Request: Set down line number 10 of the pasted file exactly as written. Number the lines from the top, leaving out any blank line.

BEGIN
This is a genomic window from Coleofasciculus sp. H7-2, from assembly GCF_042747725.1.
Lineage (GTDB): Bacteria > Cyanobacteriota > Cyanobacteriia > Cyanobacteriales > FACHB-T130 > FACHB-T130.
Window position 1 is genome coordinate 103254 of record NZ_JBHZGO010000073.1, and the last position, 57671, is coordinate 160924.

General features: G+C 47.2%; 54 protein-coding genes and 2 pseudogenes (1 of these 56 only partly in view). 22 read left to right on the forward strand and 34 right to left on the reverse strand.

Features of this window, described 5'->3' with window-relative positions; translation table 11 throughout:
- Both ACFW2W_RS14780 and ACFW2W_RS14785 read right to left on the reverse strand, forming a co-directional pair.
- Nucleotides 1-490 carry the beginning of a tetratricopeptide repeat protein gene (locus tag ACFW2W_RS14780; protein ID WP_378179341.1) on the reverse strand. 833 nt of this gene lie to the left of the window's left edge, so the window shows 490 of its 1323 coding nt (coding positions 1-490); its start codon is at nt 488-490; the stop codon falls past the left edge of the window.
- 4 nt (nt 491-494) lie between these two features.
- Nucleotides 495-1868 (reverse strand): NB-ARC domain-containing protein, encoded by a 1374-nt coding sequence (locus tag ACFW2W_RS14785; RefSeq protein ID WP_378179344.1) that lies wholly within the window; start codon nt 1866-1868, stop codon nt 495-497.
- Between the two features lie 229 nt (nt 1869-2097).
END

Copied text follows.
- Between the two features lie 229 nt (nt 1869-2097).